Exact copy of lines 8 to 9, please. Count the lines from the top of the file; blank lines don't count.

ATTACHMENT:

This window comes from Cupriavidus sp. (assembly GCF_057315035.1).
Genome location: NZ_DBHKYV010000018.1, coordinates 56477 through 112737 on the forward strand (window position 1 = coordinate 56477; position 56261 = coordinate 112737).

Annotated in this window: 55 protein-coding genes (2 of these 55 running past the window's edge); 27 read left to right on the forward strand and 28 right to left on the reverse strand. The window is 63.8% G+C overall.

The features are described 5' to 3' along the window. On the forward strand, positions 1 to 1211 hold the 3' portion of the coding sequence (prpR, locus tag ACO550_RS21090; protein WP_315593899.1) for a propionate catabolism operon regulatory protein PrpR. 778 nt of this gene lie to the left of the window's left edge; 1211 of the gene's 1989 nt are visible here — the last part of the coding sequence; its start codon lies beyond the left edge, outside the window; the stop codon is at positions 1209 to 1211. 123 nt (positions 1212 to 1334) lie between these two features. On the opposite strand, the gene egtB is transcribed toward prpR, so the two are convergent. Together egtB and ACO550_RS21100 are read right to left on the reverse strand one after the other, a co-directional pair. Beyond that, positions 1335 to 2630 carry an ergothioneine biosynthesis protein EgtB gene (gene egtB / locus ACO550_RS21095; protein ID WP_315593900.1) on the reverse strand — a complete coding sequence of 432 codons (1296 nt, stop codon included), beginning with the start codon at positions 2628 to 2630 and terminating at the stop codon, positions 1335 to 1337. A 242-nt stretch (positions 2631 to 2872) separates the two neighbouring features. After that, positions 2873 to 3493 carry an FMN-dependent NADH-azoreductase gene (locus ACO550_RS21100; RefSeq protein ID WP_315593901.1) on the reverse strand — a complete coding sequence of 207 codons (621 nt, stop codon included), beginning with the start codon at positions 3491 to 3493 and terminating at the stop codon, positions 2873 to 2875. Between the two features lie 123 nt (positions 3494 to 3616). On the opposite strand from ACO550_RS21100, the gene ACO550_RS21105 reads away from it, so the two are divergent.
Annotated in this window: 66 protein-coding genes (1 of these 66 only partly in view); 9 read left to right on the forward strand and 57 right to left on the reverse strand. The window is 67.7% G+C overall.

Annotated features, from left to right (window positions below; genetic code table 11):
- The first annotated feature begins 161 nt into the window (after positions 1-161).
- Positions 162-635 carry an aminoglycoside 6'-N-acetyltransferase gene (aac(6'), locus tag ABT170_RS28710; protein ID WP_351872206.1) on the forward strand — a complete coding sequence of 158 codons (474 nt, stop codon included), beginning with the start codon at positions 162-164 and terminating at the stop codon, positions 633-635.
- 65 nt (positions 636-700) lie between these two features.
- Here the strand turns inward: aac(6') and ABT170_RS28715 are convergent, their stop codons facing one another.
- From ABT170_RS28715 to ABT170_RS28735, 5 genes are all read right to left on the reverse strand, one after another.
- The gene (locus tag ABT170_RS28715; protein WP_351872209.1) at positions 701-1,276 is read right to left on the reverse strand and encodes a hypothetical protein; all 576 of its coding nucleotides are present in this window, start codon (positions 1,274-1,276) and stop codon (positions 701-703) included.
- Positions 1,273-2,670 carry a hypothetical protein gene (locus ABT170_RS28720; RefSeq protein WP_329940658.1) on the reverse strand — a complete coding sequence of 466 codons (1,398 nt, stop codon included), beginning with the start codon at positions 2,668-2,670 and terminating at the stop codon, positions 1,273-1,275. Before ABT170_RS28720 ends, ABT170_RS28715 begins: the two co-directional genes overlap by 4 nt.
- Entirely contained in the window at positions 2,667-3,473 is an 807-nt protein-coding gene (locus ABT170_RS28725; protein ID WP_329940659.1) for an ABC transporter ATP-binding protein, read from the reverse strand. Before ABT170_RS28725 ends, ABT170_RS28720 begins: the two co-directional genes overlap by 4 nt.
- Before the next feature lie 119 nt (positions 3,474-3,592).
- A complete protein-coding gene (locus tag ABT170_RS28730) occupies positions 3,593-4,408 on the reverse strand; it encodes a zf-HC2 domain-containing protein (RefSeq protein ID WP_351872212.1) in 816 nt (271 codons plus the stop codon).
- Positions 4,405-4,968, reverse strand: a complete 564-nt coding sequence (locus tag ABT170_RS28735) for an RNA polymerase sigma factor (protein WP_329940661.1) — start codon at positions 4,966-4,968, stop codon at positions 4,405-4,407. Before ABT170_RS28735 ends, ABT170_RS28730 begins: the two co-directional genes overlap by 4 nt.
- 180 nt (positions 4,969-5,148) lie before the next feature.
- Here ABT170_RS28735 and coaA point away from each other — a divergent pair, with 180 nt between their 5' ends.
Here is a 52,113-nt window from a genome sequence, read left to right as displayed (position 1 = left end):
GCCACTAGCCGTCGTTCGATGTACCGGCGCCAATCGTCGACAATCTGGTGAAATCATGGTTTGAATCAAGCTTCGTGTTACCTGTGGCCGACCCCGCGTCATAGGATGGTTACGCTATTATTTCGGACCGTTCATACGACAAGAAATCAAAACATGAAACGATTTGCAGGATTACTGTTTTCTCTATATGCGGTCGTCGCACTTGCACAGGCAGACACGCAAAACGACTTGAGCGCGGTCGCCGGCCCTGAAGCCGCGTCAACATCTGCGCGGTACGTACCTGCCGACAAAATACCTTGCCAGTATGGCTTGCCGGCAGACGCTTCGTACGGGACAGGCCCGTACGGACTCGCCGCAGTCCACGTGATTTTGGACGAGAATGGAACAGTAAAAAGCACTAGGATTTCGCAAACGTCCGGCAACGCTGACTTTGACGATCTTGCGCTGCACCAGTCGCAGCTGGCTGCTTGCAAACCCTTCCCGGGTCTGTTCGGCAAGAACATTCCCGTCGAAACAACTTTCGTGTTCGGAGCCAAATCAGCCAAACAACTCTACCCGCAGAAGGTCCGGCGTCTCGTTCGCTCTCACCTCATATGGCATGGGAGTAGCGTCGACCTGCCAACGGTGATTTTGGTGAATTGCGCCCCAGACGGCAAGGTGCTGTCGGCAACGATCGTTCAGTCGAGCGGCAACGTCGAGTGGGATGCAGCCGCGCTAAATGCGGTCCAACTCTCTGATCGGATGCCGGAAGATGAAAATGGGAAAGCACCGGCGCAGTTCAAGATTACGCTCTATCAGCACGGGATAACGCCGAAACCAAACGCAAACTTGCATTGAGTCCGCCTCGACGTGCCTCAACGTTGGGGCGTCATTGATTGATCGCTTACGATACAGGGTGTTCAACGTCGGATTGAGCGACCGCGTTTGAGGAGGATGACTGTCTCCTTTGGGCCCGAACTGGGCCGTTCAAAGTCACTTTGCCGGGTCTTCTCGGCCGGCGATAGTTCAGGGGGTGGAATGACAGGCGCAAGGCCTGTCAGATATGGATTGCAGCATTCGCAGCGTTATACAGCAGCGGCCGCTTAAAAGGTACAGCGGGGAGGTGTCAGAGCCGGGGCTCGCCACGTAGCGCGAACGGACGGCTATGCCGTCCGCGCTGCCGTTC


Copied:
- Positions 162-635 carry an aminoglycoside 6'-N-acetyltransferase gene (aac(6'), locus tag ABT170_RS28710; protein ID WP_351872206.1) on the forward strand — a complete coding sequence of 158 codons (474 nt, stop codon included), beginning with the start codon at positions 162-164 and terminating at the stop codon, positions 633-635.
- 65 nt (positions 636-700) lie between these two features.